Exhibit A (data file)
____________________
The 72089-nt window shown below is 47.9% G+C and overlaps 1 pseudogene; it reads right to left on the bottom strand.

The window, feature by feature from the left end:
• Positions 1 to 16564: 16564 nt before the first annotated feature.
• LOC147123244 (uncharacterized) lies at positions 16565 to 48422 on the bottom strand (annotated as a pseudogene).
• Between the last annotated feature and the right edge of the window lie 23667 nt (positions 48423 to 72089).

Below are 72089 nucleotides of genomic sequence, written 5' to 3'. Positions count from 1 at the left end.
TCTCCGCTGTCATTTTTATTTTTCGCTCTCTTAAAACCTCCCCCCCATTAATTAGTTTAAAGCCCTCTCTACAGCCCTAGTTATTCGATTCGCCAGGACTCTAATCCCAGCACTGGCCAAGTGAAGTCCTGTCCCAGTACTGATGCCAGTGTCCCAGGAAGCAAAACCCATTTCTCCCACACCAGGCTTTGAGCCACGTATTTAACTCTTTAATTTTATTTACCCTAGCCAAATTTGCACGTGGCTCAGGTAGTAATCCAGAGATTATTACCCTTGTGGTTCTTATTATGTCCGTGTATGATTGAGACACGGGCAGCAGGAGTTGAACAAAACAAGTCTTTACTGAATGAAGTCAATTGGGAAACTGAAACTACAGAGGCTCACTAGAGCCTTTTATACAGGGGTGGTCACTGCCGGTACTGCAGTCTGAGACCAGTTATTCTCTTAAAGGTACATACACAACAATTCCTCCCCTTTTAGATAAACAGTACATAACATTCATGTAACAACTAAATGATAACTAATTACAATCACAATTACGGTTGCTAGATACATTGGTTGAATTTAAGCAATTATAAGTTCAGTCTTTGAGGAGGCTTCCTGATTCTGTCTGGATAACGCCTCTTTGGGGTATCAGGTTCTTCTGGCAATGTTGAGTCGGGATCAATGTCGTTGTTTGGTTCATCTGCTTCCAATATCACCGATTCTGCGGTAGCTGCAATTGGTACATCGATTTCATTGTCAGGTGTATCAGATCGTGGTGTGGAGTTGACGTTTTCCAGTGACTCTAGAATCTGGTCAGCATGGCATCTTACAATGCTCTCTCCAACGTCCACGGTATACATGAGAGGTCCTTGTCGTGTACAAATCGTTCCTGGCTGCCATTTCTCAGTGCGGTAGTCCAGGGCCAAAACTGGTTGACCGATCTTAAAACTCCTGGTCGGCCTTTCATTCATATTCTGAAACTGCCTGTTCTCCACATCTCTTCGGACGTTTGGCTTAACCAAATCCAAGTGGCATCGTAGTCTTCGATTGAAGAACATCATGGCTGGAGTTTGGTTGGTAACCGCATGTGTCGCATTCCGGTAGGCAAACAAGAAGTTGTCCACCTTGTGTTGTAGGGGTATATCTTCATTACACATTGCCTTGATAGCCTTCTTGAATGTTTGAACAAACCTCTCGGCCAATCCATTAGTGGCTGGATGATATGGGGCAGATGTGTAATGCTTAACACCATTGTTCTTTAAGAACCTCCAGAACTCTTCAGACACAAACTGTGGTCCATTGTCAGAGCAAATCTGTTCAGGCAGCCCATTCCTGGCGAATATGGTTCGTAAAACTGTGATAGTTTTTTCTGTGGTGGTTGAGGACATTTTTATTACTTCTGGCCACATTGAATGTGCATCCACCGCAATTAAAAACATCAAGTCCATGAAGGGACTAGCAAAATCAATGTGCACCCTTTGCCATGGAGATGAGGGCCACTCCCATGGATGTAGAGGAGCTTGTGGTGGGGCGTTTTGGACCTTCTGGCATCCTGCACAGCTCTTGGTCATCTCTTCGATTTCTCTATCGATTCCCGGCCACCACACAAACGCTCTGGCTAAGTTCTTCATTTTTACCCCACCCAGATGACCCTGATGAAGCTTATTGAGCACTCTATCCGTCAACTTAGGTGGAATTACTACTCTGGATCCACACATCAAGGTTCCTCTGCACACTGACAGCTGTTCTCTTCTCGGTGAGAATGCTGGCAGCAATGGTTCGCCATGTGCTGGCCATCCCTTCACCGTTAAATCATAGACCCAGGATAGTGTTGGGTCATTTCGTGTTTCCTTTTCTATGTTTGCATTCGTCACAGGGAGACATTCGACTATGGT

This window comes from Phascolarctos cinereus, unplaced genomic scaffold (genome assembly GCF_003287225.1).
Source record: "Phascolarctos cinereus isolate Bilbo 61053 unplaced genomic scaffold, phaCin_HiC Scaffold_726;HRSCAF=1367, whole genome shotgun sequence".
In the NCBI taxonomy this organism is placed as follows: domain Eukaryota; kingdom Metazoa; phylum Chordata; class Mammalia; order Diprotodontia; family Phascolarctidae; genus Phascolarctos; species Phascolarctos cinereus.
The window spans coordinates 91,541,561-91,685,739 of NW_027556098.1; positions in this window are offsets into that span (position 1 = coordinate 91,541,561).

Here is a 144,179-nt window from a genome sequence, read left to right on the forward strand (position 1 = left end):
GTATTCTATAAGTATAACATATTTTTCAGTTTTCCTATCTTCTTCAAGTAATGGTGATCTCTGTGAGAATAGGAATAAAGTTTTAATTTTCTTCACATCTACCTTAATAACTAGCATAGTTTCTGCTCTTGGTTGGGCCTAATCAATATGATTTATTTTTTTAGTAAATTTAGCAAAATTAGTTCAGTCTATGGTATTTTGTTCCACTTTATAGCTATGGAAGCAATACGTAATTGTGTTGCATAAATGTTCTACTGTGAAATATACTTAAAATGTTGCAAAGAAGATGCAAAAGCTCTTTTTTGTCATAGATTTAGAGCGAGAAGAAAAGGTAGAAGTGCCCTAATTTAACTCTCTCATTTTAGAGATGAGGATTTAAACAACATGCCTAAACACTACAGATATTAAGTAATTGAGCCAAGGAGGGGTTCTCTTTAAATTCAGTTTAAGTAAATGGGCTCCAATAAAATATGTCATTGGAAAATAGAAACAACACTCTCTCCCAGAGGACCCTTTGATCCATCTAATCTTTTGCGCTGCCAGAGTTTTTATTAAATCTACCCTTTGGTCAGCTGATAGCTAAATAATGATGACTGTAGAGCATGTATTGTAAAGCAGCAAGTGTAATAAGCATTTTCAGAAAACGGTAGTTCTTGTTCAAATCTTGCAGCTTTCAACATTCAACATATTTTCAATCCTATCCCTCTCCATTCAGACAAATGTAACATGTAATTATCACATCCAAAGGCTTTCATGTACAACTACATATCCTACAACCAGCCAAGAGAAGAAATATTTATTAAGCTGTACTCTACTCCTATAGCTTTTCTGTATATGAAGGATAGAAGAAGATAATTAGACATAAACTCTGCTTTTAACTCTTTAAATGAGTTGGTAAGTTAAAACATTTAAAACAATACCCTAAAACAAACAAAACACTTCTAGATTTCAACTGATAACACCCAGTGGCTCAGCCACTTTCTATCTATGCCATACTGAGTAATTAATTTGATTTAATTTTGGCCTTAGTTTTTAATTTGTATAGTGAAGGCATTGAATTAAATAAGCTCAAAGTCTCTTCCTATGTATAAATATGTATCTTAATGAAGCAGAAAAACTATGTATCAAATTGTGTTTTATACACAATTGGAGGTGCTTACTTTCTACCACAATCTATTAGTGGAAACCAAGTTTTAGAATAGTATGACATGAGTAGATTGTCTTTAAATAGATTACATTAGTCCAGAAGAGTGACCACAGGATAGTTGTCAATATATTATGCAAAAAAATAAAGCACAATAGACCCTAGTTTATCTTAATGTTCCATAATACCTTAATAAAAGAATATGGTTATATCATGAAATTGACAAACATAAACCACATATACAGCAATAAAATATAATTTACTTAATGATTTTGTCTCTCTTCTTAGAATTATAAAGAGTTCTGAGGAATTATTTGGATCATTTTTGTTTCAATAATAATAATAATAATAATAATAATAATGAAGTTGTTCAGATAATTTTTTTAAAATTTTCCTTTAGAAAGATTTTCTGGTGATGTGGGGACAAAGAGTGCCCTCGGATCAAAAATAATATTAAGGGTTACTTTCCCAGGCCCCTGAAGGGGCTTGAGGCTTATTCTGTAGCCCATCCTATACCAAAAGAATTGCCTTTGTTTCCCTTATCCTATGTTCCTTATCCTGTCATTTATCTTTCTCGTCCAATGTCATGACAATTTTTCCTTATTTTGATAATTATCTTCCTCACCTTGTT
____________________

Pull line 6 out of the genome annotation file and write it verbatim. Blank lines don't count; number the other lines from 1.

Below are 72089 nucleotides of genomic sequence, written 5' to 3'. Positions count from 1 at the left end.